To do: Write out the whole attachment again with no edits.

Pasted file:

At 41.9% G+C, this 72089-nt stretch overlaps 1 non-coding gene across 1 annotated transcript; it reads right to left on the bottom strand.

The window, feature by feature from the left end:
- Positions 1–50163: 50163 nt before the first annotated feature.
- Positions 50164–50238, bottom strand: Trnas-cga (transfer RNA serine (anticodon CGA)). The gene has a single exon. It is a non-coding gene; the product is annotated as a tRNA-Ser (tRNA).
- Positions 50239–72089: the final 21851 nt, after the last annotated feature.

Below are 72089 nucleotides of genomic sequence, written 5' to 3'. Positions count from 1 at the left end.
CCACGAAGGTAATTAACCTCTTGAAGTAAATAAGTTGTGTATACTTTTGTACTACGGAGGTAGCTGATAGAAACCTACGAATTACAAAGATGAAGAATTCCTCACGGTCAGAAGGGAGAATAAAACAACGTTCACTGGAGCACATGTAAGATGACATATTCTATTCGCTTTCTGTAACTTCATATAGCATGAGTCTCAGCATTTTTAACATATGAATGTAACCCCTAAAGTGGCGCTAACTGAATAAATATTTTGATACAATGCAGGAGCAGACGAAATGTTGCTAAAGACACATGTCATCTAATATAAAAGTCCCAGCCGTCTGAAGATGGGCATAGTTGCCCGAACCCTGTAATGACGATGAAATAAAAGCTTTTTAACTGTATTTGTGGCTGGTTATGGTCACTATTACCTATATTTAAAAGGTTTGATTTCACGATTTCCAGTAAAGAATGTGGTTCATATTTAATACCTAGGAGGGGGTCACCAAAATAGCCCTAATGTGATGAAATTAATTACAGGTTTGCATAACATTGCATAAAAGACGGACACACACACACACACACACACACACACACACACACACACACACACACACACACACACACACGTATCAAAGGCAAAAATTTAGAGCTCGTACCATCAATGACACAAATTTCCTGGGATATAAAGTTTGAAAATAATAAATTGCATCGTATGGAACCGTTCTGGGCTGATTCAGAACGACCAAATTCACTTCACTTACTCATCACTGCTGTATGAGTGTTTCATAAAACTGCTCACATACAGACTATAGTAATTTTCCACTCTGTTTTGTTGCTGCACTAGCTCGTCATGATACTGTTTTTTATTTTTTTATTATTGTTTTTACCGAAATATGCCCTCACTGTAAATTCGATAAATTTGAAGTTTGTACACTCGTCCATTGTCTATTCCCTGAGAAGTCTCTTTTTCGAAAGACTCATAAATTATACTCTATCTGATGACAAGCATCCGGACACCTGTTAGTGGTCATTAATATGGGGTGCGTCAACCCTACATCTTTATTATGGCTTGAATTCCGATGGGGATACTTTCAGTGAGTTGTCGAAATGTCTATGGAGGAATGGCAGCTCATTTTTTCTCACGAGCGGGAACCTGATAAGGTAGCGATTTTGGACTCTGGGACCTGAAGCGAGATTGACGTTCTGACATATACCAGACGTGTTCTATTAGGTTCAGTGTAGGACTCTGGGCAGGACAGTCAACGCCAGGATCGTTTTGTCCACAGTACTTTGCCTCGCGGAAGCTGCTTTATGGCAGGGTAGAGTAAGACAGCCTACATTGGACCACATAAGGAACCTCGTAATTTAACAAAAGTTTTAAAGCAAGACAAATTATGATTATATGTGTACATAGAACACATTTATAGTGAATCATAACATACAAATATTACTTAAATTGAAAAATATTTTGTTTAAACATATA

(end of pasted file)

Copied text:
At 41.9% G+C, this 72089-nt stretch overlaps 1 non-coding gene across 1 annotated transcript; it reads right to left on the bottom strand.

The window, feature by feature from the left end:
- Positions 1–50163: 50163 nt before the first annotated feature.
- Positions 50164–50238, bottom strand: Trnas-cga (transfer RNA serine (anticodon CGA)). The gene has a single exon. It is a non-coding gene; the product is annotated as a tRNA-Ser (tRNA).
- Positions 50239–72089: the final 21851 nt, after the last annotated feature.

Below are 72089 nucleotides of genomic sequence, written 5' to 3'. Positions count from 1 at the left end.
CCACGAAGGTAATTAACCTCTTGAAGTAAATAAGTTGTGTATACTTTTGTACTACGGAGGTAGCTGATAGAAACCTACGAATTACAAAGATGAAGAATTCCTCACGGTCAGAAGGGAGAATAAAACAACGTTCACTGGAGCACATGTAAGATGACATATTCTATTCGCTTTCTGTAACTTCATATAGCATGAGTCTCAGCATTTTTAACATATGAATGTAACCCCTAAAGTGGCGCTAACTGAATAAATATTTTGATACAATGCAGGAGCAGACGAAATGTTGCTAAAGACACATGTCATCTAATATAAAAGTCCCAGCCGTCTGAAGATGGGCATAGTTGCCCGAACCCTGTAATGACGATGAAATAAAAGCTTTTTAACTGTATTTGTGGCTGGTTATGGTCACTATTACCTATATTTAAAAGGTTTGATTTCACGATTTCCAGTAAAGAATGTGGTTCATATTTAATACCTAGGAGGGGGTCACCAAAATAGCCCTAATGTGATGAAATTAATTACAGGTTTGCATAACATTGCATAAAAGACGGACACACACACACACACACACACACACACACACACACACACACACACACACACACACACACACGTATCAAAGGCAAAAATTTAGAGCTCGTACCATCAATGACACAAATTTCCTGGGATATAAAGTTTGAAAATAATAAATTGCATCGTATGGAACCGTTCTGGGCTGATTCAGAACGACCAAATTCACTTCACTTACTCATCACTGCTGTATGAGTGTTTCATAAAACTGCTCACATACAGACTATAGTAATTTTCCACTCTGTTTTGTTGCTGCACTAGCTCGTCATGATACTGTTTTTTATTTTTTTATTATTGTTTTTACCGAAATATGCCCTCACTGTAAATTCGATAAATTTGAAGTTTGTACACTCGTCCATTGTCTATTCCCTGAGAAGTCTCTTTTTCGAAAGACTCATAAATTATACTCTATCTGATGACAAGCATCCGGACACCTGTTAGTGGTCATTAATATGGGGTGCGTCAACCCTACATCTTTATTATGGCTTGAATTCCGATGGGGATACTTTCAGTGAGTTGTCGAAATGTCTATGGAGGAATGGCAGCTCATTTTTTCTCACGAGCGGGAACCTGATAAGGTAGCGATTTTGGACTCTGGGACCTGAAGCGAGATTGACGTTCTGACATATACCAGACGTGTTCTATTAGGTTCAGTGTAGGACTCTGGGCAGGACAGTCAACGCCAGGATCGTTTTGTCCACAGTACTTTGCCTCGCGGAAGCTGCTTTATGGCAGGGTAGAGTAAGACAGCCTACATTGGACCACATAAGGAACCTCGTAATTTAACAAAAGTTTTAAAGCAAGACAAATTATGATTATATGTGTACATAGAACACATTTATAGTGAATCATAACATACAAATATTACTTAAATTGAAAAATATTTTGTTTAAACATATA